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Literatures of Transnational Race/Critique

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Organizer: Taylor Johnston-Levy

Co-Organizer: Keru Cai

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Since the 2020 global resurgence of Black Lives Matter, race critique has been disparaged as an unwanted American export. European politicians, for example, attribute demonstrations against police brutality, the removal and defacement of monuments, and even Islamist extremism to local uptake of US race critique. Scholars and activists have sought to complicate this one-directional narrative, citing longstanding, transnational investments in global movements like decolonial struggle. Our panel will explore literary texts that similarly attempt to reconstruct the transnational life of race critique - in our own times and at earlier historical moments, in both the Global North and South. How, for example, does literature map the global existence of critical race analytics like intersectionality, blackness, whiteness, ethnicity, the social construction of race, or the permanence of racism? How does it depict the relationship between the transnational circulation of race critique and geographies of migration and displacement? And how does it capture the complex, past-future temporalities of transnationally formed critical race concepts? In considering these questions, the panel will intervene in heated cross-disciplinary debates around Pierre Bourdieu and Loïc Wacquant’s 1999 claim that the global circulation of race critique amounts to American cultural imperialism. Even as we approach such one-directional and exceptionalist accounts with skepticism, we will consider both the limitations and potentials of transnationally formed race critique, which has traveled along both activist and hegemonic trajectories.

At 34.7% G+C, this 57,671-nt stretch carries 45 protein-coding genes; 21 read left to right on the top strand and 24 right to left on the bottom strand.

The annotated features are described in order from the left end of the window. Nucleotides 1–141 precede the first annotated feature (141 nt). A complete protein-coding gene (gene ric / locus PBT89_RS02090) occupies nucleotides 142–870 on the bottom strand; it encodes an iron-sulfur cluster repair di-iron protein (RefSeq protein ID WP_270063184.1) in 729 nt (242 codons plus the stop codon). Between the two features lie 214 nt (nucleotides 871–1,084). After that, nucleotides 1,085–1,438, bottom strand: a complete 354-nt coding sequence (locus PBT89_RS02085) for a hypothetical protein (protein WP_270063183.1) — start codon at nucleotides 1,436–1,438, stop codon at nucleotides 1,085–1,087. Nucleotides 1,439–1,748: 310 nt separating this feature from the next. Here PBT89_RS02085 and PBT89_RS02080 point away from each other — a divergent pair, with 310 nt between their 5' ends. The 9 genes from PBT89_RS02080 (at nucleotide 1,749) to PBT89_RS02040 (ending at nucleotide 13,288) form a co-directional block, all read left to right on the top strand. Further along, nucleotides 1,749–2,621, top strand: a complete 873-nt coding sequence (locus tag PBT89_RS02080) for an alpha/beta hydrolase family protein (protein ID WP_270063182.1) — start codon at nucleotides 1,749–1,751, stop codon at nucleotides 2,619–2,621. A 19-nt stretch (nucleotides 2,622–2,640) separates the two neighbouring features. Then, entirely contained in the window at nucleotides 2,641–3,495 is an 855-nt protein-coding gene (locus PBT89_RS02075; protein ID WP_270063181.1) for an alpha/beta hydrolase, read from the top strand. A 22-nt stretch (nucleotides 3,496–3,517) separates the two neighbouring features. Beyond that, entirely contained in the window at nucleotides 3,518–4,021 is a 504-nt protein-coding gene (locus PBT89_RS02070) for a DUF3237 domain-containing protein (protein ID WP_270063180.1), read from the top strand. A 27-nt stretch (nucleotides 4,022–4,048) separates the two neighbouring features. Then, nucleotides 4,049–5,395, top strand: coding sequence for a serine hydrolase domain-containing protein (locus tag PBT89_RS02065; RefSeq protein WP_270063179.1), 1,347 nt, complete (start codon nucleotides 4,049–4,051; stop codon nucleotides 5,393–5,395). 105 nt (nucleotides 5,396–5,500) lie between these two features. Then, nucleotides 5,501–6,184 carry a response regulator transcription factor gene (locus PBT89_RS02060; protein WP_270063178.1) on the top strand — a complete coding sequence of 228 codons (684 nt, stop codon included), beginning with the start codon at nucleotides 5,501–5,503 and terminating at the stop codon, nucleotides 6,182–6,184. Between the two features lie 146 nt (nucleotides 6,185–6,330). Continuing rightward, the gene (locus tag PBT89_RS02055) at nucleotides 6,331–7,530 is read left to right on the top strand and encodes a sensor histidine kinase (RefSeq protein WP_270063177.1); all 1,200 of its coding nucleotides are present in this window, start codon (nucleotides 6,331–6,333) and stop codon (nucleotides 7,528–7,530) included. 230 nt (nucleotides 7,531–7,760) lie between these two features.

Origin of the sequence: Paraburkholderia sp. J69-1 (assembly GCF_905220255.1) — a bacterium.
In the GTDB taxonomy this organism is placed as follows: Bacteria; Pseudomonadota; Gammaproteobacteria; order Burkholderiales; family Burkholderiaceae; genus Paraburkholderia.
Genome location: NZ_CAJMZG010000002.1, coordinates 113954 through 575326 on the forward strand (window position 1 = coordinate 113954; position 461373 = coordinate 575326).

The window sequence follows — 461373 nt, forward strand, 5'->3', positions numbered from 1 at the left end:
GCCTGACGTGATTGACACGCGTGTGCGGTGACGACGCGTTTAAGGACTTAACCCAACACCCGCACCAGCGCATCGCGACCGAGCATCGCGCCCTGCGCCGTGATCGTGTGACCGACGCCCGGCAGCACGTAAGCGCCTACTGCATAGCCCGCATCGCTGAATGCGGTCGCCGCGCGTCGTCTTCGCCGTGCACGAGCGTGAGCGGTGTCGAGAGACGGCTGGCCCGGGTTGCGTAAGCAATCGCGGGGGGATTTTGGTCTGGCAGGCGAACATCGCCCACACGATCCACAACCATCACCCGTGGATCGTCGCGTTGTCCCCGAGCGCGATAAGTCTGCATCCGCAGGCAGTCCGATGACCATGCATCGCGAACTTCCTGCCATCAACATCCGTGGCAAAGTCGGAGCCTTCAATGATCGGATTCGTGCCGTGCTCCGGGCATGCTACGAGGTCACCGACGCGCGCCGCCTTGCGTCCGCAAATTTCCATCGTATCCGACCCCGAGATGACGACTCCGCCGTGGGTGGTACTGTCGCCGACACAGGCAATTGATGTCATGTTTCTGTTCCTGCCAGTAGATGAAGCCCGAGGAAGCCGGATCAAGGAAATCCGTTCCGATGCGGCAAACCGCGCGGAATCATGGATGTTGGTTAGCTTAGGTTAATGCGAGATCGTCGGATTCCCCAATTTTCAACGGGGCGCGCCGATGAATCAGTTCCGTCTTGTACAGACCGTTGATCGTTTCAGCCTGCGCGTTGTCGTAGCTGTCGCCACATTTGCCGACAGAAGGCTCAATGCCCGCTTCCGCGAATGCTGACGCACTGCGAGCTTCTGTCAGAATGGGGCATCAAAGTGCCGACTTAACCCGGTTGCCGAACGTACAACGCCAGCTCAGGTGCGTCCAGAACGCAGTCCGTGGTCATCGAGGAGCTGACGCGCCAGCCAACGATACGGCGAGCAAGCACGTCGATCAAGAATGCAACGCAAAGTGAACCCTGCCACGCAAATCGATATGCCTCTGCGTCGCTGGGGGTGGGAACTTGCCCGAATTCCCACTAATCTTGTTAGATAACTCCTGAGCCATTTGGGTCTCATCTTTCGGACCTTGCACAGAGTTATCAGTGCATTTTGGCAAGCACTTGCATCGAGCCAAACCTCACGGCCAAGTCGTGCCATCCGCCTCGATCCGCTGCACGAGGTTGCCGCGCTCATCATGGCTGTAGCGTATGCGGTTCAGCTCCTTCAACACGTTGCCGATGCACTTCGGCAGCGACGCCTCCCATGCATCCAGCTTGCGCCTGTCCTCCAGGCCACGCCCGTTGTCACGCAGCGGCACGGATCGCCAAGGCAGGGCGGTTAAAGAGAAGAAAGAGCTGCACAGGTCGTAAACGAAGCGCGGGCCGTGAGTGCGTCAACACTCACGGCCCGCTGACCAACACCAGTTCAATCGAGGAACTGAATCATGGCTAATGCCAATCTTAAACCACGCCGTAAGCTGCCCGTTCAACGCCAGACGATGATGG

The panel will bring particular attention to the circulation of race critique beyond the transatlantic model of Ella Shohat and Robert Stam’s seminal Race in Translation, considering literary interventions in the following social questions. How has race critique developed in postcolonial contexts outside the Middle Passage paradigm? How have race categories and analytics that developed in one national context been appropriated and reworked in others, for purposes of either critique or racial domination? And how do such appropriations complicate existing critical models like orientalism and other postcolonial theories? Our exploration of such questions will emphasize the movement of ideas among geographies underrepresented in comparative race studies, such as networks across the Eurasian land mass.



Our discussion may include, but is not limited to, the following topics:



  • The contemporary global rise of right-wing populism 

  • Diversity, equity, and inclusion initiatives 

  • Neoliberalism and globalization

  • Intersectional, interracial, and off-white identities

  • Gender and race critique 

  • Migration and diaspora

  • Racial and ethnic categories in the Global South

  • Transnational American Studies

  • African American thought beyond the transatlantic

  • Multilateral racial difference in the postcolony

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